After speaking at a Law Enforcement conference out of state several years ago, I was relaxing in the courtyard of the conference center when a police officer pulled up in their patrol unit. I watched as the officer gathered their gear including the Class “A” uniform and ballistic vest but it was odd that they pulled up not wearing a seatbelt. As the officer exited the car and approached, I commented about the body armor and asked was there something I needed to know about the agenda that evening.
The puzzled officer looked at me and said, “It is part of my uniform.”
I agreed with the officer but later that night, I wondered why an officer would wear body armor to a conference banquet because “it was part of the uniform” but neglect the one item that has been responsible for saving more lives of cops than all other safety devices combined….The Seatbelt.
Over the years I have researched law enforcement crashes and factors that led to the serious injury or death of the driver. On many occasions I have found the officers were ejected from the patrol unit and killed because they failed to wear the vehicle seatbelt.
I was told by a patrol supervisor recently that he observed a police officer implementing “Tactical Seatbelt Use.” When the supervisor observed the officer not wearing a seatbelt, the officer advised that he was trained to remove it once the vehicle was off of the main roads…hence “Tactical Seatbelt Use.”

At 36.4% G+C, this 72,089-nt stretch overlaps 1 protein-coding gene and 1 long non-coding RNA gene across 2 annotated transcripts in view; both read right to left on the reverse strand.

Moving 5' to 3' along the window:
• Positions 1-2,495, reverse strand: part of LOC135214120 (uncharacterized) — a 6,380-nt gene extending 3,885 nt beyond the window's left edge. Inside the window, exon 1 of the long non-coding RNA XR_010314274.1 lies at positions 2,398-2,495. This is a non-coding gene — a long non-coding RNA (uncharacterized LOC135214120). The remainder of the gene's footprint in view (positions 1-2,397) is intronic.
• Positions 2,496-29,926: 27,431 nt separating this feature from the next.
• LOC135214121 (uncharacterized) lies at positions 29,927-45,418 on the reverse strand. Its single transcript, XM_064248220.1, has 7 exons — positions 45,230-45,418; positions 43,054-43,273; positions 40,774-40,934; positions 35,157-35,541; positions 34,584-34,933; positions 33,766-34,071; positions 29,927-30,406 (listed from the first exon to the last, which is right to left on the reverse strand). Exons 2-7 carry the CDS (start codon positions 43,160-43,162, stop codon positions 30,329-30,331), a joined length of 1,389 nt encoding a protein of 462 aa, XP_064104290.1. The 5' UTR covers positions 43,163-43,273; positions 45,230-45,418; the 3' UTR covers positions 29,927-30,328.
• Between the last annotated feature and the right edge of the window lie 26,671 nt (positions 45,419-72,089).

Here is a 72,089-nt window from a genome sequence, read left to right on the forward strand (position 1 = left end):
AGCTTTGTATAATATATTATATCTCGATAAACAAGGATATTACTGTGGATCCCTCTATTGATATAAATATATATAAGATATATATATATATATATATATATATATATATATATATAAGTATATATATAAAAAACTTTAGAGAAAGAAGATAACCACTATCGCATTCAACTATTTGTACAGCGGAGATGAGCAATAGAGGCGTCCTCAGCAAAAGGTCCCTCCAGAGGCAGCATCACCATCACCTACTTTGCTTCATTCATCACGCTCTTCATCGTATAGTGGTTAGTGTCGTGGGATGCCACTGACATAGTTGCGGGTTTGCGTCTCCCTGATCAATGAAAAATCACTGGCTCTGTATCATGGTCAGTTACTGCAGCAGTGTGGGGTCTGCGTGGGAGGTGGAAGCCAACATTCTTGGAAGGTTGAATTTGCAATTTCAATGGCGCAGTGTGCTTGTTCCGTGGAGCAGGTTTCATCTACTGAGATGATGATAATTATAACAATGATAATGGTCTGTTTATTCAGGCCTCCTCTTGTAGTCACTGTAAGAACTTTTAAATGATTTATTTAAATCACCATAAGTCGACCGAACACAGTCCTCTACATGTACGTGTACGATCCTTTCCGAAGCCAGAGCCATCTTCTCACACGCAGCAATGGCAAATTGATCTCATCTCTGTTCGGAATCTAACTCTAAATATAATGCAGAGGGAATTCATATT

Well, it’s neither tactical or use and frankly, bad training is getting too many cops killed.
John Maxwell has coined the term, “law of the picture,” meaning that “People do what people see.”
If trainers, senior officers and administrators do not wear their seatbelts, the line officers will not wear them either.
Wearing a seatbelt can drastically improve your survivability both on and off duty. Remember, not only are other police officers watching you, but so is the public. Before you place the patrol unit in “R for Race” and merge into traffic, make sure you are as prepared for the operation of the patrol unit. Wear your seatbelt as religiously as you wear your body armor and make it part of your uniform.
Until next time, keep the dirty side down and please be safe.